Date: Dec, 2015
Location: Alhambra, CA, USA
Although there are many legends as to how they got here, the vast majority of California’s wild parrots are descendants of wild-caught parrots who were imported into the United States from South America (before importation was banned) and escaped or were intentionally released. The survival success of some of these species may be related to the number of imported and smuggled birds to this region. Already well versed in their survival skills, these parrots were able to establish themselves in exotic plant-life-rich areas.
For the most part, flocks in California are species specific such as the Black-hooded Parakeets of Malibu; the Yellow-chevroned Parakeets of Los Angeles; the Rose-ringed Parakeets of Bakersfield; the Red-masked Parakeets of San Francisco – but the largest in number are the Amazona flocks, they are also the exception in that Amazona flocks have a variety of species among them. Flocks of Amazon parrots can be found in Los Angeles, Orange, San Bernardino, Riverside, San Diego, Ventura and Santa Barbara Counties — the most numerous of which, call the greater Los Angeles area their home.
In California, the most commonly seen wild parrots are:
Red-crowned Parrots (Amazona viridigenalis)
Lilac-crowned Parrots (Amazona finschi)
Red-lored Parrots (Amazona autumnalis)
Yellow-chevroned Parakeets (Brotogeris chiriri)
Rose-ringed Parakeets (Psittacula krameri)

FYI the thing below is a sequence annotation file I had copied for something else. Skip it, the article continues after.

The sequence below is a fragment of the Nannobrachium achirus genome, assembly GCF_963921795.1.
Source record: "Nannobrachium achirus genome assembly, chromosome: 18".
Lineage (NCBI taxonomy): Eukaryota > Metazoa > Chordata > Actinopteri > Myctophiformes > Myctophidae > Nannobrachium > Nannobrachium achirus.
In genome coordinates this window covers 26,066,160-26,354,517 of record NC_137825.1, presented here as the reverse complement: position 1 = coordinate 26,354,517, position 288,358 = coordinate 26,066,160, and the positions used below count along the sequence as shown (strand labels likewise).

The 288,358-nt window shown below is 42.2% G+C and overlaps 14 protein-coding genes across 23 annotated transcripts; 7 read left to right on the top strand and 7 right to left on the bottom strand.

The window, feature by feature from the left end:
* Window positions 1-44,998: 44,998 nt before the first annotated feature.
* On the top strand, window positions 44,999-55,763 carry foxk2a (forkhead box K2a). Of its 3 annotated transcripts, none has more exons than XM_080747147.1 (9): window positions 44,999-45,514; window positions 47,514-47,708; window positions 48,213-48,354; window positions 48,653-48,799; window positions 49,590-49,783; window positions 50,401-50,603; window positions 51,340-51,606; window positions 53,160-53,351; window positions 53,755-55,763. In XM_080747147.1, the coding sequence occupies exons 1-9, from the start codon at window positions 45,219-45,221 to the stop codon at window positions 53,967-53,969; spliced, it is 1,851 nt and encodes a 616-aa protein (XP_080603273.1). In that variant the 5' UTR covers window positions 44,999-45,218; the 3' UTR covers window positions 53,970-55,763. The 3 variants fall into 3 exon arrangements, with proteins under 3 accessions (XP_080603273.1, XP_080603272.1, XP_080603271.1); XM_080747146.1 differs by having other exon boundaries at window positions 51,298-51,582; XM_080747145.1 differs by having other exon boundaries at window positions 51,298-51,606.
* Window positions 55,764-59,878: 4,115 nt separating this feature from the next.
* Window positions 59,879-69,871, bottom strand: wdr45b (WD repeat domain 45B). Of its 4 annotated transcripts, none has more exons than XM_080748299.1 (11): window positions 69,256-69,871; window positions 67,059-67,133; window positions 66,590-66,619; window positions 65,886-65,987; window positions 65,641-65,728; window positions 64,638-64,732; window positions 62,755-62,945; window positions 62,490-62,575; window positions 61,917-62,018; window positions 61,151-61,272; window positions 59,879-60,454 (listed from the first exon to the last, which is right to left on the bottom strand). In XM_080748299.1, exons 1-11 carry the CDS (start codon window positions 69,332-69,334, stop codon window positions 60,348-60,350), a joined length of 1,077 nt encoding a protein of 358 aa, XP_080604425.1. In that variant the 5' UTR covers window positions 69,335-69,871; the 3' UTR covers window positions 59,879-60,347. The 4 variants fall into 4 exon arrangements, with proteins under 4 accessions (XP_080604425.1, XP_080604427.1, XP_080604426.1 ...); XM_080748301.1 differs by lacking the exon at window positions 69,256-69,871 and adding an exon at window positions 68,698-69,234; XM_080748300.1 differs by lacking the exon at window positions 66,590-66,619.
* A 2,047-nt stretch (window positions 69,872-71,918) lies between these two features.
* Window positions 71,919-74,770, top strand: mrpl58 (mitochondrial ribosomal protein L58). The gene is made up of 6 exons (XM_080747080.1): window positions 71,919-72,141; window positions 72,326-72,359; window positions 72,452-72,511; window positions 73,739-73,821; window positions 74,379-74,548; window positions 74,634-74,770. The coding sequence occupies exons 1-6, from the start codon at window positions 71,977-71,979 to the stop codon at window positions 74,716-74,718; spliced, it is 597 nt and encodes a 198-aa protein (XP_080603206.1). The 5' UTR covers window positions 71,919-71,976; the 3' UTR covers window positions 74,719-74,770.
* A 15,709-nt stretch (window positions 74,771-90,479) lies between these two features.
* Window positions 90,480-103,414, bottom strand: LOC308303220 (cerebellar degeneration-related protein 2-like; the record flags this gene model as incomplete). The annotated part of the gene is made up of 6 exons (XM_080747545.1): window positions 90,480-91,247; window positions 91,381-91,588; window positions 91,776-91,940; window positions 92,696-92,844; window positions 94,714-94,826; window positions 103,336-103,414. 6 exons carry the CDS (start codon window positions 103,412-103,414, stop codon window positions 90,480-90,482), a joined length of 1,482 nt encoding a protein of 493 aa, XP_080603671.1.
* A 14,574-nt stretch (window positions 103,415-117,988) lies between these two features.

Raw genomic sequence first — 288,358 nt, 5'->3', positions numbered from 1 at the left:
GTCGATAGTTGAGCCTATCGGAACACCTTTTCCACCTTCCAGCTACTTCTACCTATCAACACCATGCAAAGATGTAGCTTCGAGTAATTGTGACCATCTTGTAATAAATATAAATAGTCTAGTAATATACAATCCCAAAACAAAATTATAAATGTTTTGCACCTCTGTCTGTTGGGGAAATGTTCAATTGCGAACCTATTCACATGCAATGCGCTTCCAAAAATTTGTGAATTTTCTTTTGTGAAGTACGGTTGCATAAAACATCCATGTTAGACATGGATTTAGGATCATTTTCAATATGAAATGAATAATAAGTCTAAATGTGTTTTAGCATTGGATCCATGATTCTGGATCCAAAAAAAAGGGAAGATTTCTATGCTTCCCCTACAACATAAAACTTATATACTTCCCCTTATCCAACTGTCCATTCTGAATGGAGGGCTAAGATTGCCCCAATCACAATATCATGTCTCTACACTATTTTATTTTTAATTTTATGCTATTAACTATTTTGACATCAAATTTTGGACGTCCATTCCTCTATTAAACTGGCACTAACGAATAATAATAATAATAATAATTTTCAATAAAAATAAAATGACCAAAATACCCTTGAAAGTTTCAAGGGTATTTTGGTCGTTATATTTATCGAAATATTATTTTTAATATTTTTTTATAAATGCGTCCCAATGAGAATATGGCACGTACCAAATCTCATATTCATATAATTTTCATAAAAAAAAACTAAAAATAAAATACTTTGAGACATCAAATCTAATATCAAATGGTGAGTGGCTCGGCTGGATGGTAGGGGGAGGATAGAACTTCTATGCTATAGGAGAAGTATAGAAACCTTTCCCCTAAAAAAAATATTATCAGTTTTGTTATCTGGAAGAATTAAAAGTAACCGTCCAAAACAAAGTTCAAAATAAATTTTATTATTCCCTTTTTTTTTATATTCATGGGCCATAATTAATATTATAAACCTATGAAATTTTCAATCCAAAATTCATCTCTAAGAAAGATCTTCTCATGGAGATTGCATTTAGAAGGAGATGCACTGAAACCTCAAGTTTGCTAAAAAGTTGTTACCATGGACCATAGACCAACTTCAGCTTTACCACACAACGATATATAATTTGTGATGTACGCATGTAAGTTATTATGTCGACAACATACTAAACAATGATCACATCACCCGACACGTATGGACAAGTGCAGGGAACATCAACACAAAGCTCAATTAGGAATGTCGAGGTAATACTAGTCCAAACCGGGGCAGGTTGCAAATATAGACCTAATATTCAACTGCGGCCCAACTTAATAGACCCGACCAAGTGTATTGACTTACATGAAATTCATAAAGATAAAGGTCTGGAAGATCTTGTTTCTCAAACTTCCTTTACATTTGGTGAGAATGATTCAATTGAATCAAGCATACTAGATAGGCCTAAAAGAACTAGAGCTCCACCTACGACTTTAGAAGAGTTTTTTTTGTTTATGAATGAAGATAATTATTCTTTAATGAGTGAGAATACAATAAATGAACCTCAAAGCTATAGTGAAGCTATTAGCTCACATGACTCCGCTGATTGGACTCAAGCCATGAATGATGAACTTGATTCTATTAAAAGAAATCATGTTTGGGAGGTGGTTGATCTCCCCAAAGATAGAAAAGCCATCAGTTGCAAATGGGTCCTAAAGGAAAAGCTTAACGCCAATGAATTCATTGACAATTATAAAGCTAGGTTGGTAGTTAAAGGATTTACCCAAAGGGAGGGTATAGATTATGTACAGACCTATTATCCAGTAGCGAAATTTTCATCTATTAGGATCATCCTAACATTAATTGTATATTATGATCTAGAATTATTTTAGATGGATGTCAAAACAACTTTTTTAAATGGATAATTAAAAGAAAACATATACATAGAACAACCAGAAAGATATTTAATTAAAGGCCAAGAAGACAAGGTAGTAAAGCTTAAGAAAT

Mitred Parakeets (Aratinga mitrata)
Red-masked Parakeets (Aratinga erythrogenys)
Blue-crowned Parakeets (Aratinga acuticaudata)
Black-hooded Parakeets (Nandayus nenday)
Less commonly seen are:
White-fronted Parrots (Amazona albifrons)
Blue-fronted Parrots (Amazona aestiva)
Yellow-headed Parrots (Amazona oratrix)
Some of these parrots would never catch a glimpse of each other in their native ranges, but here in Southern California these species have become dedicated companions, bonded friends and flock-mates.
In their native ranges, three of these Amazon species are in serious trouble. The Red-crowned Parrot was added to the Endangered Species list in 1994 and is still declining in its native range due to exploitation and long-term habitat loss. It is believed that more Red-crowned Parrots exist in California, than in their native habitat.
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